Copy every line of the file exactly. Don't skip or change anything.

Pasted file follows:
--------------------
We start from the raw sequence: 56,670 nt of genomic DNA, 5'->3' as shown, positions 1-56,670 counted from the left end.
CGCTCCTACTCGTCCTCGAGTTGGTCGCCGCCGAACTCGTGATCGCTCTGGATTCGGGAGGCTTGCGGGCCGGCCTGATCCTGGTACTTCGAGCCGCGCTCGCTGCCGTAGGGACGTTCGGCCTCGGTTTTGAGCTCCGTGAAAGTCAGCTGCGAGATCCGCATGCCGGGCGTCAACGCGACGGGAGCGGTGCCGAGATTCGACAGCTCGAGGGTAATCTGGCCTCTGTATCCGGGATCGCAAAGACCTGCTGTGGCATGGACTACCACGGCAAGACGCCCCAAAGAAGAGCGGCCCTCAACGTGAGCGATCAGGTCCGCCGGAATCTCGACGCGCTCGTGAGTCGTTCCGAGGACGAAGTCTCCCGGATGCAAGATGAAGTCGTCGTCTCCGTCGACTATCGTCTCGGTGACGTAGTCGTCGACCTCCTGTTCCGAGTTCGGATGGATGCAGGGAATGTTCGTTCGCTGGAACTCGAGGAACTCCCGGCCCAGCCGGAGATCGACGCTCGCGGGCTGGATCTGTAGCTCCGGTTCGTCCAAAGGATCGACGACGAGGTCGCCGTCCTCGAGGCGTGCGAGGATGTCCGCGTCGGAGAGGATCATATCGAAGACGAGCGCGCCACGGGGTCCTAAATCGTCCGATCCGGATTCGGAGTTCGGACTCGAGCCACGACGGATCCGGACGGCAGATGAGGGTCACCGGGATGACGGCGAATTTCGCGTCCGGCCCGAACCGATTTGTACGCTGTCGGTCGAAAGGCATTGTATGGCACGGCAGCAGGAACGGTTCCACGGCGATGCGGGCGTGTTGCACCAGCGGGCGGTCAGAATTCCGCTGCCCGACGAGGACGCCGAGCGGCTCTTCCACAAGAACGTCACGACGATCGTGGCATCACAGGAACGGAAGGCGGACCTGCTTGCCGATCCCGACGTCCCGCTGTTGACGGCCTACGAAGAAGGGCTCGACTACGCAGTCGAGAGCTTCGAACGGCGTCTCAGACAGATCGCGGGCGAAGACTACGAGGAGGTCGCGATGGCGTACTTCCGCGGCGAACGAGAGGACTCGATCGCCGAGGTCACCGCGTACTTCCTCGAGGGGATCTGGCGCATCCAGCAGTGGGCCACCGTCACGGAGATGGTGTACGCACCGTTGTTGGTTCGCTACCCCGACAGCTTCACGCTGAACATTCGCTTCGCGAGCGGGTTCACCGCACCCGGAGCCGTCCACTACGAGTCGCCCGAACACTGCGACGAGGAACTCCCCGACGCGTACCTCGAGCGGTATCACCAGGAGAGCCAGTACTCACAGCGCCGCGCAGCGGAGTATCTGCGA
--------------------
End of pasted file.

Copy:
We start from the raw sequence: 56,670 nt of genomic DNA, 5'->3' as shown, positions 1-56,670 counted from the left end.
CGCTCCTACTCGTCCTCGAGTTGGTCGCCGCCGAACTCGTGATCGCTCTGGATTCGGGAGGCTTGCGGGCCGGCCTGATCCTGGTACTTCGAGCCGCGCTCGCTGCCGTAGGGACGTTCGGCCTCGGTTTTGAGCTCCGTGAAAGTCAGCTGCGAGATCCGCATGCCGGGCGTCAACGCGACGGGAGCGGTGCCGAGATTCGACAGCTCGAGGGTAATCTGGCCTCTGTATCCGGGATCGCAAAGACCTGCTGTGGCATGGACTACCACGGCAAGACGCCCCAAAGAAGAGCGGCCCTCAACGTGAGCGATCAGGTCCGCCGGAATCTCGACGCGCTCGTGAGTCGTTCCGAGGACGAAGTCTCCCGGATGCAAGATGAAGTCGTCGTCTCCGTCGACTATCGTCTCGGTGACGTAGTCGTCGACCTCCTGTTCCGAGTTCGGATGGATGCAGGGAATGTTCGTTCGCTGGAACTCGAGGAACTCCCGGCCCAGCCGGAGATCGACGCTCGCGGGCTGGATCTGTAGCTCCGGTTCGTCCAAAGGATCGACGACGAGGTCGCCGTCCTCGAGGCGTGCGAGGATGTCCGCGTCGGAGAGGATCATATCGAAGACGAGCGCGCCACGGGGTCCTAAATCGTCCGATCCGGATTCGGAGTTCGGACTCGAGCCACGACGGATCCGGACGGCAGATGAGGGTCACCGGGATGACGGCGAATTTCGCGTCCGGCCCGAACCGATTTGTACGCTGTCGGTCGAAAGGCATTGTATGGCACGGCAGCAGGAACGGTTCCACGGCGATGCGGGCGTGTTGCACCAGCGGGCGGTCAGAATTCCGCTGCCCGACGAGGACGCCGAGCGGCTCTTCCACAAGAACGTCACGACGATCGTGGCATCACAGGAACGGAAGGCGGACCTGCTTGCCGATCCCGACGTCCCGCTGTTGACGGCCTACGAAGAAGGGCTCGACTACGCAGTCGAGAGCTTCGAACGGCGTCTCAGACAGATCGCGGGCGAAGACTACGAGGAGGTCGCGATGGCGTACTTCCGCGGCGAACGAGAGGACTCGATCGCCGAGGTCACCGCGTACTTCCTCGAGGGGATCTGGCGCATCCAGCAGTGGGCCACCGTCACGGAGATGGTGTACGCACCGTTGTTGGTTCGCTACCCCGACAGCTTCACGCTGAACATTCGCTTCGCGAGCGGGTTCACCGCACCCGGAGCCGTCCACTACGAGTCGCCCGAACACTGCGACGAGGAACTCCCCGACGCGTACCTCGAGCGGTATCACCAGGAGAGCCAGTACTCACAGCGCCGCGCAGCGGAGTATCTGCGA